Andriy Zakhtei, the other Ukrainian now held in Moscow in this supposed case, has told his lawyer a disturbingly similar story.  He is a taxi driver and received a call to come to a certain location. There he was confronted by FSB officers who seized him, took him with a bag over his head to a place where he was tortured for around 2 days, to extract a ‘confession’. 

There have since been two more such ‘confessions’ shown on Russian television – from Ridvan Suleymanov and, finally, from a Kharkiv truck driver called Volodymyr Prysich  about whom nothing is known. 

There is no evidence that the men knew each other, and Suleimanov had, in any case, been arrested three weeks before the allegedly planned attack on Simferopol airport.  He appears to be charged now with a false bomb alert supposedly costing a vast amount of money, although this is not what he confessed to.  Even a judge in occupied Crimea was so unconvinced that he refused to extend Suleimanov’s detention on Jan 25.  That, however, was swiftly rectified.  In the absence of Suleimanov’s lawyer Emil Kurbedinov who was himself arrested and jailed for 10 days on surreal charges, another ‘judge’ reversed the first judge’s ruling and Suleimanov remains in custody (details here).

A sabotage plot with serious flaws

The hysteria from Russian politicians and state-controlled media about a supposed Ukrainian Crimea sabotage plot was treated with immense scepticism outside Russia.  Although it was clear that something had occurred in the early morning of Aug 7, there were reports suggesting that this had in fact been a drunken brawl and shootout between Russian border guards and FSB, with one FSB officer killed.  There was no empirical evidence or witness testimony to substantiate the FSB claims about shooting from mainland Ukraine and another so-called ‘incursion’ the following night.  Credibility was not enhanced by the fact that the occupation authorities had blocked access to independent Internet sites reporting honestly about Crimea a few days before the alleged ‘attack’.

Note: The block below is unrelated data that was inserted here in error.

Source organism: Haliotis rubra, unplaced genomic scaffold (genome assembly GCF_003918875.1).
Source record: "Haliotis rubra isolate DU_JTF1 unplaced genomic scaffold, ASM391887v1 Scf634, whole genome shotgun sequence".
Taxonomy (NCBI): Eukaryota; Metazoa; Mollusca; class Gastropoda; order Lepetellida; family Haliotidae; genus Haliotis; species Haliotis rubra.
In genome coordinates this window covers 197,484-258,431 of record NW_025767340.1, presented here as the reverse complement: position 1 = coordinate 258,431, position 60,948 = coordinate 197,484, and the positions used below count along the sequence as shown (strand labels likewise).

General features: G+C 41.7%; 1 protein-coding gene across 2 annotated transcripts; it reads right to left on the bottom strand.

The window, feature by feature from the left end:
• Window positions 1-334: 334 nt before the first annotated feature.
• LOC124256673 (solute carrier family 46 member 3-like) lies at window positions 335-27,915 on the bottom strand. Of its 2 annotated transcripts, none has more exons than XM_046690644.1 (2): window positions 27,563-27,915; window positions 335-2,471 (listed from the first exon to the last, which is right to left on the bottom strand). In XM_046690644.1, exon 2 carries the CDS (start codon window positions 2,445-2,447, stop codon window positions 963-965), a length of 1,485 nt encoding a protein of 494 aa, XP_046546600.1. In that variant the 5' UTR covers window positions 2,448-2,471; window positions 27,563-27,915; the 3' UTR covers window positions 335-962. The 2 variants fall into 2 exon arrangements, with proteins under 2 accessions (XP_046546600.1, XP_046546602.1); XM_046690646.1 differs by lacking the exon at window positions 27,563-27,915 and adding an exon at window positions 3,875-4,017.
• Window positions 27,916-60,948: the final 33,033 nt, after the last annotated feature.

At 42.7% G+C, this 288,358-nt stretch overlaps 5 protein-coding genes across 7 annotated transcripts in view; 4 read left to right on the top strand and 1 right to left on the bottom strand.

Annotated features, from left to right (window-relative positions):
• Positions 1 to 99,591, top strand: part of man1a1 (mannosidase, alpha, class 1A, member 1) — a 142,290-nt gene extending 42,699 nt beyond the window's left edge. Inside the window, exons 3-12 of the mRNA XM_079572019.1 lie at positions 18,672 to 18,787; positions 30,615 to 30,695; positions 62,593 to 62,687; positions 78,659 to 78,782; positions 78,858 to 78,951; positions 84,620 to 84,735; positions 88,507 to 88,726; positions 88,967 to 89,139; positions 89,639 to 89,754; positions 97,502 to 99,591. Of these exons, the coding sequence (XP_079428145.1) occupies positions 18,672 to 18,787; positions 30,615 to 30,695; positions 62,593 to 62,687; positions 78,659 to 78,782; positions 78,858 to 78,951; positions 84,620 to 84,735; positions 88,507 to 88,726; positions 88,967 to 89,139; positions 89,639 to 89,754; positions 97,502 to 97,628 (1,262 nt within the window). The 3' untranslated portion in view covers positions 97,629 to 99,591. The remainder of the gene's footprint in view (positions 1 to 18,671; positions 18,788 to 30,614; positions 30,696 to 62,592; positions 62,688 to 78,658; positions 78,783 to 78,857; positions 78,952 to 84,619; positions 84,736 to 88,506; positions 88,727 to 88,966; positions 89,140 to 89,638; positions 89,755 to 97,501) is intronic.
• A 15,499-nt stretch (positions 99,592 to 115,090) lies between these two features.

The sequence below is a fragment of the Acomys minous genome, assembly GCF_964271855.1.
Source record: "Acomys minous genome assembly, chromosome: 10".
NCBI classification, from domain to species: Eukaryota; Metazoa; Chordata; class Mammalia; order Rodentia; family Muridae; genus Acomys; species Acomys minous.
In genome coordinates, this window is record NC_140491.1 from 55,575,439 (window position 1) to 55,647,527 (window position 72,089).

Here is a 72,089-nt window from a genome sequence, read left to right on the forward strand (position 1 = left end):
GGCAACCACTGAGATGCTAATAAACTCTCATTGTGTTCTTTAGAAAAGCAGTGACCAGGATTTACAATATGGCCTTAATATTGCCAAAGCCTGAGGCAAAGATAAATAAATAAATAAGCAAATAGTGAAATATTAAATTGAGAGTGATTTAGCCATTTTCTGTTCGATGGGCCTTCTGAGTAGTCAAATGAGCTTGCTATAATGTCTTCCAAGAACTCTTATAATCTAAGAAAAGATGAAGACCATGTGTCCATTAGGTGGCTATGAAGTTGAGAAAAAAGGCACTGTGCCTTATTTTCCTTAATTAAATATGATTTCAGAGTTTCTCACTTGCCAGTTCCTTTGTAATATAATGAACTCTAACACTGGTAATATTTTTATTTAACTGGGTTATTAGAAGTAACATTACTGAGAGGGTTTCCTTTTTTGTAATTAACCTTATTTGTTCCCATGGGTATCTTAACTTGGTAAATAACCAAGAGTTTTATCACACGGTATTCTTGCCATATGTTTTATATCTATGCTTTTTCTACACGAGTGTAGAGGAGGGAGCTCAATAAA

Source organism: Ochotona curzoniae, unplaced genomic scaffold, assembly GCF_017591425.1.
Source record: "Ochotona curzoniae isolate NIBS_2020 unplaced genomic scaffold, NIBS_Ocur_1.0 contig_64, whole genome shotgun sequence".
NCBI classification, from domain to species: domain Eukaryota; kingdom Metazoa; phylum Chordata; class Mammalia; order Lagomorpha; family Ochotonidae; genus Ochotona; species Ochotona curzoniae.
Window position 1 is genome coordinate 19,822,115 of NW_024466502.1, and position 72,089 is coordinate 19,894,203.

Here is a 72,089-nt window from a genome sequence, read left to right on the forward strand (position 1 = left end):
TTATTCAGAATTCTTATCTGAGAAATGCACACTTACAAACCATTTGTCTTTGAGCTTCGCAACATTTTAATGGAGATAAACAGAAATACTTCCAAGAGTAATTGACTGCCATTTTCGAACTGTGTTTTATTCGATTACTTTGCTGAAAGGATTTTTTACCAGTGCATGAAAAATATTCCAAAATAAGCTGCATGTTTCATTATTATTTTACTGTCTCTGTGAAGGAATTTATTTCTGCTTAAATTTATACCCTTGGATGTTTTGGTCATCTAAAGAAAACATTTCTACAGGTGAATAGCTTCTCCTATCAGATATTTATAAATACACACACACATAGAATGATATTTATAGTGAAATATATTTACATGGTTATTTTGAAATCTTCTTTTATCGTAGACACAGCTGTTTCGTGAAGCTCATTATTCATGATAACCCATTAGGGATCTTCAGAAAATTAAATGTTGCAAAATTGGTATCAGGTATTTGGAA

There is, in short, nothing to substantiate the FSB story except the testimony of the four men.  Panov was prevented from seeing a real lawyer for two months, until the European Court of Human Rights intervened, demanding information about how Panov had received the obvious injuries visible on the video and about access to his lawyer. 

He was then allowed one brief meeting before being whisked off to Moscow, together with Zakhtei.  Both men have been placed under pressure to reject their independent lawyers, but have not done so and have, instead, lodged formal complaints with Russia’s Investigative Committee.  Both allege savage forms of torture applied by the FSB to extract ‘confessions’ and demand proper investigations (details here). 

On Feb 10, Panov’s mother Vera Kotelyanets received the latest refusal by the Russian FSB (the letter is signed by K. Selivanov) to allow a visit to her son.  The letter acknowledges that according to Russia’s own law, relatives can have up to 2 visits per month, but states that “there are no grounds” for allowing an elderly woman to see her son, held illegally by the Russian FSB for well over 6 months.  

The news that Panov and Zakhtei have again been moved has come as a new blow to the family.  Ihor Kotelyanets is gravely worried for his brother’s physical safety in Russian-occupied Crimea where the FSB have already demonstrated the methods they use to extract ’confessions’ to non-existent crimes.



 Share this